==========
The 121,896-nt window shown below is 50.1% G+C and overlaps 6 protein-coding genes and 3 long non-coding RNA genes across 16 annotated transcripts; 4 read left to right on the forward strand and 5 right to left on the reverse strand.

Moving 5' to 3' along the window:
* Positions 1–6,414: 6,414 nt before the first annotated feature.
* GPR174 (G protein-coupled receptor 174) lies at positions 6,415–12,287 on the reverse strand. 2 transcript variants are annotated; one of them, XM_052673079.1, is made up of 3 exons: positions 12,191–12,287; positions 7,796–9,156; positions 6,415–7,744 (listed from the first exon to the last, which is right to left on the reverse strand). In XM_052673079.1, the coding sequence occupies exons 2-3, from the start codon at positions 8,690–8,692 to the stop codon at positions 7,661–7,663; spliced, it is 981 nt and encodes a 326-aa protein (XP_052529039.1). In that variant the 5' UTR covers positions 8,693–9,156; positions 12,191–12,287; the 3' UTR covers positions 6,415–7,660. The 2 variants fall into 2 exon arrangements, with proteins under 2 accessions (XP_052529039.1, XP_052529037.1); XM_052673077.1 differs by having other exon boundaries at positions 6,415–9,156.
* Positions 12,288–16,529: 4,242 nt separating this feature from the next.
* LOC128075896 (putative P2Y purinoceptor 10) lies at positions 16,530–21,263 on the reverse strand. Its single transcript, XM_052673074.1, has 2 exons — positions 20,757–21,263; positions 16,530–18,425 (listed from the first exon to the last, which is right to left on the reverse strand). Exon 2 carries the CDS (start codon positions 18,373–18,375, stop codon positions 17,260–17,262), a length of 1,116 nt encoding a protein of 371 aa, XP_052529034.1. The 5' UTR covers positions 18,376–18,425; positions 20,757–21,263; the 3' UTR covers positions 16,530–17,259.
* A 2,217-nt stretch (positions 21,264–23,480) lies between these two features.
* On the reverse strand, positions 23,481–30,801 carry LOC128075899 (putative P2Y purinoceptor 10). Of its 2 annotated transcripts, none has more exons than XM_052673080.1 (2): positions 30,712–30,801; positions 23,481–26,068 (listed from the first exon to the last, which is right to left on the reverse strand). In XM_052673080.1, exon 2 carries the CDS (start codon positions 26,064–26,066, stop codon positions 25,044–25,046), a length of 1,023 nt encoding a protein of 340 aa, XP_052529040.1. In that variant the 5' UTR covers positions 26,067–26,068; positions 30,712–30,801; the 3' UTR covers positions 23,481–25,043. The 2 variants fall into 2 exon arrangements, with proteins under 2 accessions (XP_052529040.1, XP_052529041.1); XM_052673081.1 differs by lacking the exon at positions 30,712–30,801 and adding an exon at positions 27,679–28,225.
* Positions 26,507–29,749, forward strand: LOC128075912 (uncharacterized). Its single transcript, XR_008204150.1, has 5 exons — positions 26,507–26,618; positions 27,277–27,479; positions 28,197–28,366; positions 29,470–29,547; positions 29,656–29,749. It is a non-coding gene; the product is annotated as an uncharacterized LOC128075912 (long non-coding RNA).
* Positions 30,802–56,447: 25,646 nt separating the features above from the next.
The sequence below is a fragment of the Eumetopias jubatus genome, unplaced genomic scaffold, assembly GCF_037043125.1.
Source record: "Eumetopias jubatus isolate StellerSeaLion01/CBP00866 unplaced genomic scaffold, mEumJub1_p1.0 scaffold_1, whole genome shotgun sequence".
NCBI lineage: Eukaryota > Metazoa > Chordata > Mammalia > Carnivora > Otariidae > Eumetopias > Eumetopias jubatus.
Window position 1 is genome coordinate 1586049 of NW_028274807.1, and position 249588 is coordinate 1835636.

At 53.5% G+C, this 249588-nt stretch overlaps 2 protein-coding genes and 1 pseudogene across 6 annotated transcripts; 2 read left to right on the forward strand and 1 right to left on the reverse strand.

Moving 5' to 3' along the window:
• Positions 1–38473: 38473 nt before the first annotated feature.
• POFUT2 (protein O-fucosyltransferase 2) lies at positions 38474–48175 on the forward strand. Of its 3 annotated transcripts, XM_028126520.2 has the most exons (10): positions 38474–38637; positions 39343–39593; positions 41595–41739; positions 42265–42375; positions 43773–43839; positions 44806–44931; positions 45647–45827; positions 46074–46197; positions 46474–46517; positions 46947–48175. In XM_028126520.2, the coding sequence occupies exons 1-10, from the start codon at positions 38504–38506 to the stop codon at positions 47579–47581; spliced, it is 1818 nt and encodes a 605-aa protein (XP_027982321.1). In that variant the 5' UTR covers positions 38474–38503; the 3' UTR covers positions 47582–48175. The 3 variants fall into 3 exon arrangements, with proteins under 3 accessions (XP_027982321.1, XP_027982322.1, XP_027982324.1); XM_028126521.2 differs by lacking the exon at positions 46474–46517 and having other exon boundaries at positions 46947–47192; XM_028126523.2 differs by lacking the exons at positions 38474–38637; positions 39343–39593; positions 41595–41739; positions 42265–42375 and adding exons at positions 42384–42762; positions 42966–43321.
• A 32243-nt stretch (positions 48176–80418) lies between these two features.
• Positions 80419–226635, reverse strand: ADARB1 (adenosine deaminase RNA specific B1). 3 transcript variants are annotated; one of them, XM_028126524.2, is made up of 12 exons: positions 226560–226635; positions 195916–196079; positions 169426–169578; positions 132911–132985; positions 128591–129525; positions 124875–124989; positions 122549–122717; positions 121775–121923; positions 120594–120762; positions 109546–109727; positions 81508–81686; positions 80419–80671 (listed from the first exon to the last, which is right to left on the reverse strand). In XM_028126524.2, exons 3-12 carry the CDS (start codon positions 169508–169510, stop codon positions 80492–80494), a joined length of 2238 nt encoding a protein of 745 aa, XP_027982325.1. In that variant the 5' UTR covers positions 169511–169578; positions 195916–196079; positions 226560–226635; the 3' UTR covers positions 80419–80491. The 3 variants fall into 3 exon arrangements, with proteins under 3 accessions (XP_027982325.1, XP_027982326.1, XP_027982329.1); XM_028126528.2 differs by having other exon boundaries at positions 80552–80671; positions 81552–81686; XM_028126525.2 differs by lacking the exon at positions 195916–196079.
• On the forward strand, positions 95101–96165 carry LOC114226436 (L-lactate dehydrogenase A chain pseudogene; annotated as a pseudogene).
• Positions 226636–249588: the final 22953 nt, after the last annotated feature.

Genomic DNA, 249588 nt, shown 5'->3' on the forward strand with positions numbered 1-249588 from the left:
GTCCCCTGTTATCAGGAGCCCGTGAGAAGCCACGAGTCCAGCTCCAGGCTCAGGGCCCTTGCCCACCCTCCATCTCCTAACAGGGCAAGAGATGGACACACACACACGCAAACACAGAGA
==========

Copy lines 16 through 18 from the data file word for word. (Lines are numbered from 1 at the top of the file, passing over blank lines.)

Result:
Moving 5' to 3' along the window:
• Positions 1–38473: 38473 nt before the first annotated feature.
• POFUT2 (protein O-fucosyltransferase 2) lies at positions 38474–48175 on the forward strand. Of its 3 annotated transcripts, XM_028126520.2 has the most exons (10): positions 38474–38637; positions 39343–39593; positions 41595–41739; positions 42265–42375; positions 43773–43839; positions 44806–44931; positions 45647–45827; positions 46074–46197; positions 46474–46517; positions 46947–48175. In XM_028126520.2, the coding sequence occupies exons 1-10, from the start codon at positions 38504–38506 to the stop codon at positions 47579–47581; spliced, it is 1818 nt and encodes a 605-aa protein (XP_027982321.1). In that variant the 5' UTR covers positions 38474–38503; the 3' UTR covers positions 47582–48175. The 3 variants fall into 3 exon arrangements, with proteins under 3 accessions (XP_027982321.1, XP_027982322.1, XP_027982324.1); XM_028126521.2 differs by lacking the exon at positions 46474–46517 and having other exon boundaries at positions 46947–47192; XM_028126523.2 differs by lacking the exons at positions 38474–38637; positions 39343–39593; positions 41595–41739; positions 42265–42375 and adding exons at positions 42384–42762; positions 42966–43321.